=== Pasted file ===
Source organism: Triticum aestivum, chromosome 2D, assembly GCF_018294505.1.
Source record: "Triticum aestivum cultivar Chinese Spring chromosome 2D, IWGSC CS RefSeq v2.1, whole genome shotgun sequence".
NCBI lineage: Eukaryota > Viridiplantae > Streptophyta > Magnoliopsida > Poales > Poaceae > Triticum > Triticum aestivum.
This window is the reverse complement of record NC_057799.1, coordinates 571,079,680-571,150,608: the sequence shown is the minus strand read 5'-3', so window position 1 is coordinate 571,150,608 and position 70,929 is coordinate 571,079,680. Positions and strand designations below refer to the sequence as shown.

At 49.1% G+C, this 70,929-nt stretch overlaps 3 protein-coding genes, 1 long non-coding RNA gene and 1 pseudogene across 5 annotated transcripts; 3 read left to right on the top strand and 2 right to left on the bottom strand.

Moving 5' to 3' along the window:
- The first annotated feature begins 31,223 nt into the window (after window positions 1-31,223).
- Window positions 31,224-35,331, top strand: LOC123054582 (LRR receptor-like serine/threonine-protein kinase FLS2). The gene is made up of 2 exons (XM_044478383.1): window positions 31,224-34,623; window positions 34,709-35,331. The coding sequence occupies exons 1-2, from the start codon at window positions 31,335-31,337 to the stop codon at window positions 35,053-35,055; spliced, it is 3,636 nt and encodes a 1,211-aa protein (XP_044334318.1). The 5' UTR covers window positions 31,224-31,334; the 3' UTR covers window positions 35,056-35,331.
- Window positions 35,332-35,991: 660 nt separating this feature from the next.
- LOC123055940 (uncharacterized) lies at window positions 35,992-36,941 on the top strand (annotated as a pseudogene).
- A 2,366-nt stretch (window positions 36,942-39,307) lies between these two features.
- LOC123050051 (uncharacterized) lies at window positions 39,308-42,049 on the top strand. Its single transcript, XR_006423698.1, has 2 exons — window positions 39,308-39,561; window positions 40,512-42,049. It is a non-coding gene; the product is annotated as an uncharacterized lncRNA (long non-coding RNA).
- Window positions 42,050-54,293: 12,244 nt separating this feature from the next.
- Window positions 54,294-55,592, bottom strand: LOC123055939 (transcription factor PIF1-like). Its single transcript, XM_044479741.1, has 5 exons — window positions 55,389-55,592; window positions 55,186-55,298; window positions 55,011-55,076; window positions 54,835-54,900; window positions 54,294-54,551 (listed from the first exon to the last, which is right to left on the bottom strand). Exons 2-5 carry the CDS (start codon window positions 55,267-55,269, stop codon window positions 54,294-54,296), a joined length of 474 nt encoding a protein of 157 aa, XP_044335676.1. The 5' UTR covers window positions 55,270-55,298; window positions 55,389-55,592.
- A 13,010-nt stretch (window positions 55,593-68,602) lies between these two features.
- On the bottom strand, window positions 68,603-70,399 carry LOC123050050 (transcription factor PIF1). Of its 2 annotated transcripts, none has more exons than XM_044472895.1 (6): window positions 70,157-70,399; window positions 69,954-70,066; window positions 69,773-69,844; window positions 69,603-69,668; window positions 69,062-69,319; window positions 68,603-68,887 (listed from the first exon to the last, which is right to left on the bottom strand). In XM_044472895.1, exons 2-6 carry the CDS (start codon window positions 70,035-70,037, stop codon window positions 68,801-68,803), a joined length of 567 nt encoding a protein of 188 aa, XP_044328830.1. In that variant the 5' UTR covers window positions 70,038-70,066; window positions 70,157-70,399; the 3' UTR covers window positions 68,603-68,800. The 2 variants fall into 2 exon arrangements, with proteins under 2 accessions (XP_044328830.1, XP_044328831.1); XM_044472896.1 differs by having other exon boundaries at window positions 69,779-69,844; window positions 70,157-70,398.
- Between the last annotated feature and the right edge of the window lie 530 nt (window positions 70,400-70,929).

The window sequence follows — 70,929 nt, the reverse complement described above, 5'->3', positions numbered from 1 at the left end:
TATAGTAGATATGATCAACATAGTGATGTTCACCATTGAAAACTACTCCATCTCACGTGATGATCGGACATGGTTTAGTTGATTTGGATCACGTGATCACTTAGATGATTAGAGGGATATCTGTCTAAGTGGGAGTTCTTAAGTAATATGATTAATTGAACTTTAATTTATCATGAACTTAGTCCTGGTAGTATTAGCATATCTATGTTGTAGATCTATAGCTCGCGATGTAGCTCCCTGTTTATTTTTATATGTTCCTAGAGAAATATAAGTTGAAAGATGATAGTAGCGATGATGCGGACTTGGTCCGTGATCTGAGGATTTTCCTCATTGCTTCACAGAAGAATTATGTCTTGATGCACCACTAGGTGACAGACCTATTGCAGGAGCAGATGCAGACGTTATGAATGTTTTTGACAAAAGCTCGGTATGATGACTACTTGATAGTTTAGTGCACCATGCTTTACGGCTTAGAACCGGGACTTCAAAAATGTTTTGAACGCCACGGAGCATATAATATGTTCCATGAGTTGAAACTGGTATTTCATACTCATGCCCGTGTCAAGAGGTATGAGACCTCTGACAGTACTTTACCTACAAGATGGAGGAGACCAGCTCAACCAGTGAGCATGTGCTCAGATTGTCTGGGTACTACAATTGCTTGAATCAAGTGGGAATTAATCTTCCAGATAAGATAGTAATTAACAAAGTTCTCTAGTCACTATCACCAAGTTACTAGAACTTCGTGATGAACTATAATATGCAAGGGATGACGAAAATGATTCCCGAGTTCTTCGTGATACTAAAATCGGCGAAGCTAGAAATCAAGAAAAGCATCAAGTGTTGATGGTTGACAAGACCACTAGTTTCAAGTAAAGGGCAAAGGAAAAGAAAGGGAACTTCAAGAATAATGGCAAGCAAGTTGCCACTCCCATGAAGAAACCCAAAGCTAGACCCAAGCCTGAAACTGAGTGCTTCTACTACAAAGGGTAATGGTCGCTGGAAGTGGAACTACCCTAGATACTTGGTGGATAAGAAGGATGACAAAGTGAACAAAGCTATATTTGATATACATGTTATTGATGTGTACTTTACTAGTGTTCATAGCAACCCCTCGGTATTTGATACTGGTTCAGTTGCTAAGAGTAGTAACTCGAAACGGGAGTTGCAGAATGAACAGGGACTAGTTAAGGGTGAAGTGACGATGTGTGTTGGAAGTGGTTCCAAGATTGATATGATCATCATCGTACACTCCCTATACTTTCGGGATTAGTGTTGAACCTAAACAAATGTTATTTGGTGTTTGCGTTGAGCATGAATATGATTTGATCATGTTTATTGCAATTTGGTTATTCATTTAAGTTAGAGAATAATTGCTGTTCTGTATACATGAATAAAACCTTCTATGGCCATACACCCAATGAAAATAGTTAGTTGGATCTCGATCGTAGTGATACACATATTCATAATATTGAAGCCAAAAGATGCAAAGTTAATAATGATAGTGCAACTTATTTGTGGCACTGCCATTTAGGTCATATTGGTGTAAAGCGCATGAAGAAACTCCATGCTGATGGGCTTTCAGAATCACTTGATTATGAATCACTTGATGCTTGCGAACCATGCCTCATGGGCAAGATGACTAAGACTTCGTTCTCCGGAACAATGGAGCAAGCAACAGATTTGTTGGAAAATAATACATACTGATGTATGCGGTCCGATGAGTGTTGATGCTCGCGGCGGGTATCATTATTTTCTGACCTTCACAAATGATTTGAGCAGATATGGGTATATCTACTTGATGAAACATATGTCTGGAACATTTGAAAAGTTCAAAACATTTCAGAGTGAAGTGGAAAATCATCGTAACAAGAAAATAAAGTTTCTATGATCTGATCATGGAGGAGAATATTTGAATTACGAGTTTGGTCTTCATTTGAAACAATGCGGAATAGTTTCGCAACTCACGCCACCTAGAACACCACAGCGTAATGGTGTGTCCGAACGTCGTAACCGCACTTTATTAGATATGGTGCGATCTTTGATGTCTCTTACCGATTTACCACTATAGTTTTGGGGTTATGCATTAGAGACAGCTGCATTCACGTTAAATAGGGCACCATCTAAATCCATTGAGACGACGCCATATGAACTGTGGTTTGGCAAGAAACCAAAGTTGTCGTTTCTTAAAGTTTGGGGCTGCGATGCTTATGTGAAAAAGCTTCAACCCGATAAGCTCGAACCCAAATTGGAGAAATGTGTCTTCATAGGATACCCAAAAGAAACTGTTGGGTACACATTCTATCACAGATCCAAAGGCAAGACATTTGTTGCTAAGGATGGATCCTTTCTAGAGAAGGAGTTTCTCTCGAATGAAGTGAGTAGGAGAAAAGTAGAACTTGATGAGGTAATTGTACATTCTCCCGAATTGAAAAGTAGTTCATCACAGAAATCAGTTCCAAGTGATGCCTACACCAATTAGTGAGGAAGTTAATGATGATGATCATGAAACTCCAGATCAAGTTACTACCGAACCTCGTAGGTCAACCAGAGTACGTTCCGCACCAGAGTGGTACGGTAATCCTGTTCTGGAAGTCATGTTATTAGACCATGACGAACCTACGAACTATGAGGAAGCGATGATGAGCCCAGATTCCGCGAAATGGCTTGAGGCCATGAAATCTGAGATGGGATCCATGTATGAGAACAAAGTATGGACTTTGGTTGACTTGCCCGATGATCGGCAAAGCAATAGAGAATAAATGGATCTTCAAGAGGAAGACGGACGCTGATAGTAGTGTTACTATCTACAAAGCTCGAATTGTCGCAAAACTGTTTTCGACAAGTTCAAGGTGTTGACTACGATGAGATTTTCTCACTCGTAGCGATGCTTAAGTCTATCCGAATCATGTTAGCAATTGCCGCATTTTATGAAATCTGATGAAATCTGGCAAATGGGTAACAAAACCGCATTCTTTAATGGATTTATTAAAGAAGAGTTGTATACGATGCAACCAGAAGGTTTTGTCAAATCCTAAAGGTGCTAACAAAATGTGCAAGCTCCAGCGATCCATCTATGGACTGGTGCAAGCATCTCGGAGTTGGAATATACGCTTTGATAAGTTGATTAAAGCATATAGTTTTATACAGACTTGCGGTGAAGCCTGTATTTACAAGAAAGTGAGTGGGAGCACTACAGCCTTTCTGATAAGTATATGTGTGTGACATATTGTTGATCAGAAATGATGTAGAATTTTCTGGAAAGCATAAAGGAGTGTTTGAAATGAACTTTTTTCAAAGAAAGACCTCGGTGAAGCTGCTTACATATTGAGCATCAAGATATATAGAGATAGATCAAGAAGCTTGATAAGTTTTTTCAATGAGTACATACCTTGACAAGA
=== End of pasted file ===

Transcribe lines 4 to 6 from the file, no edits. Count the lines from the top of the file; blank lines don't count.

This window is the reverse complement of record NC_057799.1, coordinates 571,079,680-571,150,608: the sequence shown is the minus strand read 5'-3', so window position 1 is coordinate 571,150,608 and position 70,929 is coordinate 571,079,680. Positions and strand designations below refer to the sequence as shown.

At 49.1% G+C, this 70,929-nt stretch overlaps 3 protein-coding genes, 1 long non-coding RNA gene and 1 pseudogene across 5 annotated transcripts; 3 read left to right on the top strand and 2 right to left on the bottom strand.

Moving 5' to 3' along the window: